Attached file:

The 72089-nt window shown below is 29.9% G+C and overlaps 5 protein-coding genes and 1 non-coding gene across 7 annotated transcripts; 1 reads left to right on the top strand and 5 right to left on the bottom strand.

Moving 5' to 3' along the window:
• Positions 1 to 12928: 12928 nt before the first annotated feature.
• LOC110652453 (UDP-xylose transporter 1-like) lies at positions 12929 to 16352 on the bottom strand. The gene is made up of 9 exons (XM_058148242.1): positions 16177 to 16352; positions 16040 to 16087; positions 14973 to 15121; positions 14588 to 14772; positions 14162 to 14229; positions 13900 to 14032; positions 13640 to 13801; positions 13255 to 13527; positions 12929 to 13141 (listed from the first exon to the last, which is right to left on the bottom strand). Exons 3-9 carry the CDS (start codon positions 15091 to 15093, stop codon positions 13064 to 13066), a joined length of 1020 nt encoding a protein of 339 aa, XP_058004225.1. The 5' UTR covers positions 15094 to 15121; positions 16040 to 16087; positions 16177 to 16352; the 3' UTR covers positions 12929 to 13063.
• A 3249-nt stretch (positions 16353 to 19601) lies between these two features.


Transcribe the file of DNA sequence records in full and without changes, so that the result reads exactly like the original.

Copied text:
The 72089-nt window shown below is 29.9% G+C and overlaps 5 protein-coding genes and 1 non-coding gene across 7 annotated transcripts; 1 reads left to right on the top strand and 5 right to left on the bottom strand.

Moving 5' to 3' along the window:
• Positions 1 to 12928: 12928 nt before the first annotated feature.
• LOC110652453 (UDP-xylose transporter 1-like) lies at positions 12929 to 16352 on the bottom strand. The gene is made up of 9 exons (XM_058148242.1): positions 16177 to 16352; positions 16040 to 16087; positions 14973 to 15121; positions 14588 to 14772; positions 14162 to 14229; positions 13900 to 14032; positions 13640 to 13801; positions 13255 to 13527; positions 12929 to 13141 (listed from the first exon to the last, which is right to left on the bottom strand). Exons 3-9 carry the CDS (start codon positions 15091 to 15093, stop codon positions 13064 to 13066), a joined length of 1020 nt encoding a protein of 339 aa, XP_058004225.1. The 5' UTR covers positions 15094 to 15121; positions 16040 to 16087; positions 16177 to 16352; the 3' UTR covers positions 12929 to 13063.
• A 3249-nt stretch (positions 16353 to 19601) lies between these two features.